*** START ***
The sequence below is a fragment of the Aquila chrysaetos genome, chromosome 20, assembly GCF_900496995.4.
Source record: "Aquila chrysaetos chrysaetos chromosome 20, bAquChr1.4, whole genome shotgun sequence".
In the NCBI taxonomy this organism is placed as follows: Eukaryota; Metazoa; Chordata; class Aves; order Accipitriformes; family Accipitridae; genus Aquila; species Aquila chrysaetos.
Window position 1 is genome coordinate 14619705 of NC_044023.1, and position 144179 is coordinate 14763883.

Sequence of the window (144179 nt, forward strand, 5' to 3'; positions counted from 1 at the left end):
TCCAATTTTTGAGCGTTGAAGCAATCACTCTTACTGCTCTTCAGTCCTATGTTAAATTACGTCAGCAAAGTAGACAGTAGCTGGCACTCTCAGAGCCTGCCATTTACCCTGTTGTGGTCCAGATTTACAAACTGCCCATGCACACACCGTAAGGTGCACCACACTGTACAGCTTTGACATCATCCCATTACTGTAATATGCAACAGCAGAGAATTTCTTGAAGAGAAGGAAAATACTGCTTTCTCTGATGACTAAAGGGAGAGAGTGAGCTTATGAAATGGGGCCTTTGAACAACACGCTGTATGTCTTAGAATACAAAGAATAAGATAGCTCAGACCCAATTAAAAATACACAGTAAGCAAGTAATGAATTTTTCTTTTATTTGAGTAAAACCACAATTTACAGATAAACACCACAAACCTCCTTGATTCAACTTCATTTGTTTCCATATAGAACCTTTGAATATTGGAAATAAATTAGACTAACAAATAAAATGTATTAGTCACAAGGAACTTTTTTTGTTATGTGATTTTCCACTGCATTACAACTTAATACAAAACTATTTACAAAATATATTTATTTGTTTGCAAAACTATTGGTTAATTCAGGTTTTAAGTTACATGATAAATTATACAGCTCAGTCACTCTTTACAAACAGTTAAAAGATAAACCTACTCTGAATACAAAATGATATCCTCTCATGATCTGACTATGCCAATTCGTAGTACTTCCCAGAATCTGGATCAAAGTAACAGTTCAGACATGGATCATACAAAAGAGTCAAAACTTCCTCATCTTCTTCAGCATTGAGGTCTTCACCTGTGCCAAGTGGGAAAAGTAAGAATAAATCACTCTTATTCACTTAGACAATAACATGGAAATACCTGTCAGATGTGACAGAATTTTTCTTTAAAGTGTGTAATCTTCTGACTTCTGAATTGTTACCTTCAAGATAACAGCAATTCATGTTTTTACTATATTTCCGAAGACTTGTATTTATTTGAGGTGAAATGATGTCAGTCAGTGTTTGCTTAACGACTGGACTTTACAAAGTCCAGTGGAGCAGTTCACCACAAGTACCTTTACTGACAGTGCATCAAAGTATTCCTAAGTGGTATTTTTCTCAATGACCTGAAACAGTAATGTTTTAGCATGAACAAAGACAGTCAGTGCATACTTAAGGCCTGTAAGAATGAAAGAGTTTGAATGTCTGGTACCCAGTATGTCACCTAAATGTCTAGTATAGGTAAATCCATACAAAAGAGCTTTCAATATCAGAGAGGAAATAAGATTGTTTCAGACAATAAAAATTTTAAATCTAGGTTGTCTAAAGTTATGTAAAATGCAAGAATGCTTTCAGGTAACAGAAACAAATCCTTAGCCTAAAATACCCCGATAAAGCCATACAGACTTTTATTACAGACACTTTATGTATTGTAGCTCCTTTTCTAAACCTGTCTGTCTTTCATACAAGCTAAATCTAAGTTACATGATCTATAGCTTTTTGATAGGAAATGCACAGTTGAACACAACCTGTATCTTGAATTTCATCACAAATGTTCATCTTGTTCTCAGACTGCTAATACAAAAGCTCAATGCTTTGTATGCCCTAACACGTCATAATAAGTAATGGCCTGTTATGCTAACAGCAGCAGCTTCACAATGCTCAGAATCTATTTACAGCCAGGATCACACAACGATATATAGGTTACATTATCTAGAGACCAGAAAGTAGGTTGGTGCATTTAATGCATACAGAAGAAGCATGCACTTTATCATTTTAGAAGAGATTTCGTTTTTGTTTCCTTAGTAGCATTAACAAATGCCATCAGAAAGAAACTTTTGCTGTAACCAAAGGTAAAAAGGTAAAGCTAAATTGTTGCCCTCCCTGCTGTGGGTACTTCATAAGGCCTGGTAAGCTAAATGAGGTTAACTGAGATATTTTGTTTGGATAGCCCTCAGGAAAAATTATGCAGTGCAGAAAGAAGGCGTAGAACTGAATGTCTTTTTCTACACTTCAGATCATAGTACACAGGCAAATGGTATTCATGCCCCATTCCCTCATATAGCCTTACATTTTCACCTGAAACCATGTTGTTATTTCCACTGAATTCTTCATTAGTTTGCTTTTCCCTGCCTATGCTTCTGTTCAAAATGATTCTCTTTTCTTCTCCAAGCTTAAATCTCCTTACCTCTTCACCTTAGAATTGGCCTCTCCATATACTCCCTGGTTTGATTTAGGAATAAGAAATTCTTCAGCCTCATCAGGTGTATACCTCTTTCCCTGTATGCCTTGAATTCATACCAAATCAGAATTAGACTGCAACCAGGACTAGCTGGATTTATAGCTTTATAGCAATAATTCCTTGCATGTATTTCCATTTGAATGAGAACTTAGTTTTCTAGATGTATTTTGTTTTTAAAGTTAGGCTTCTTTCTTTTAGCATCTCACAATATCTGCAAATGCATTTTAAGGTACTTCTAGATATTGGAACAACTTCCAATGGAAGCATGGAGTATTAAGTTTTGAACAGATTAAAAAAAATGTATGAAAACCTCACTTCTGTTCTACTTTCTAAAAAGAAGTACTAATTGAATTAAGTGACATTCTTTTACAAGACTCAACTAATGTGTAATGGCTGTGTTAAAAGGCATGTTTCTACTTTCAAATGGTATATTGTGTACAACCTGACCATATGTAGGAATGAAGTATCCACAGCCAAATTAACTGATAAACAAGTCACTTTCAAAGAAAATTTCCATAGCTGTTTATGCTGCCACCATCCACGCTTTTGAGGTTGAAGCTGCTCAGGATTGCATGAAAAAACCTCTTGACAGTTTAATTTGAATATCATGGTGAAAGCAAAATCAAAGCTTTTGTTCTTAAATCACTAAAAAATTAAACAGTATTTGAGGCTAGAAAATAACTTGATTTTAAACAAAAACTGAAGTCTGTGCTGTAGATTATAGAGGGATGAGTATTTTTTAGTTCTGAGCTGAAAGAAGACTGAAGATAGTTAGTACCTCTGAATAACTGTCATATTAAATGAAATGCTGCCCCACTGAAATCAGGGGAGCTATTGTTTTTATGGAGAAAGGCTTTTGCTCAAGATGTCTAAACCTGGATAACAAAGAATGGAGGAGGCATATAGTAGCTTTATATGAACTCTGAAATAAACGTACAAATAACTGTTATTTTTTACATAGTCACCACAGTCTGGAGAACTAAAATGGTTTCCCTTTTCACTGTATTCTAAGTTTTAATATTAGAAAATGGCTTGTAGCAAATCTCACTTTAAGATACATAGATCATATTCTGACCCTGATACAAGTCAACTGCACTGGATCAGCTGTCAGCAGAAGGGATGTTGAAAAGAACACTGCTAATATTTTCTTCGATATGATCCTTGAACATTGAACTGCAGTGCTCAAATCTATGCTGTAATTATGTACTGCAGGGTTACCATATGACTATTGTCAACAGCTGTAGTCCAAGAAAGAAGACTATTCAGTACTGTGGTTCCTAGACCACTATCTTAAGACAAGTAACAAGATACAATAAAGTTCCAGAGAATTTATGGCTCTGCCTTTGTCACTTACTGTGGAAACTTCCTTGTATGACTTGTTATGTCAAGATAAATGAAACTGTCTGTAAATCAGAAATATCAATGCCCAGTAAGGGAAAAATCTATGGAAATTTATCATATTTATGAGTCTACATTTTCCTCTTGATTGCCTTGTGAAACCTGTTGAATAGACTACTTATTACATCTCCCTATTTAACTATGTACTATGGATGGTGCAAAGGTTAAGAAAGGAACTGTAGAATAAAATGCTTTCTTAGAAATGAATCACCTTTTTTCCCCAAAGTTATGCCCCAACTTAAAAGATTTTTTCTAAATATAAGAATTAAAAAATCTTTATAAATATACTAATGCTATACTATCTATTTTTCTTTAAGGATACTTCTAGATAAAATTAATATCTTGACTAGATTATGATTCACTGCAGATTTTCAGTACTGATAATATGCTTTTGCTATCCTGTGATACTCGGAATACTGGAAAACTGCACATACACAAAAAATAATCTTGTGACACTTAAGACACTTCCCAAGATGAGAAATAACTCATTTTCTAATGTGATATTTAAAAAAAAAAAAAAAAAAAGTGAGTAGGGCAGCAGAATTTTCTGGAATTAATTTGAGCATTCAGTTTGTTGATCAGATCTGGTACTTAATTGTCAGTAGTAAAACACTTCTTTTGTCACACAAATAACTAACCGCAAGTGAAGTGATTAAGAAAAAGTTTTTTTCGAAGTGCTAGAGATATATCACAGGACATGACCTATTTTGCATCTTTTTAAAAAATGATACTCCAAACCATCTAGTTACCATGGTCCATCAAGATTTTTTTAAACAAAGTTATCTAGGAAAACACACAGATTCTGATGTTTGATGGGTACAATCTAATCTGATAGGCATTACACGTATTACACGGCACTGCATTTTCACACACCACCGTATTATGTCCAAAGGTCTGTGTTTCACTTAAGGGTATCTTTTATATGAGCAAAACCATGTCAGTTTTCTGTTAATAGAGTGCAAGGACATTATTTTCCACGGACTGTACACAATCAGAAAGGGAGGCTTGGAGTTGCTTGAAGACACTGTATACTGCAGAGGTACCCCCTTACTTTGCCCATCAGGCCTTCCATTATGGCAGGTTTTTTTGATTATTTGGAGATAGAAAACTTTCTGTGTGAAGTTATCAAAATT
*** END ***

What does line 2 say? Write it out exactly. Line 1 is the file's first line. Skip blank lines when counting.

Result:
Source record: "Aquila chrysaetos chrysaetos chromosome 20, bAquChr1.4, whole genome shotgun sequence".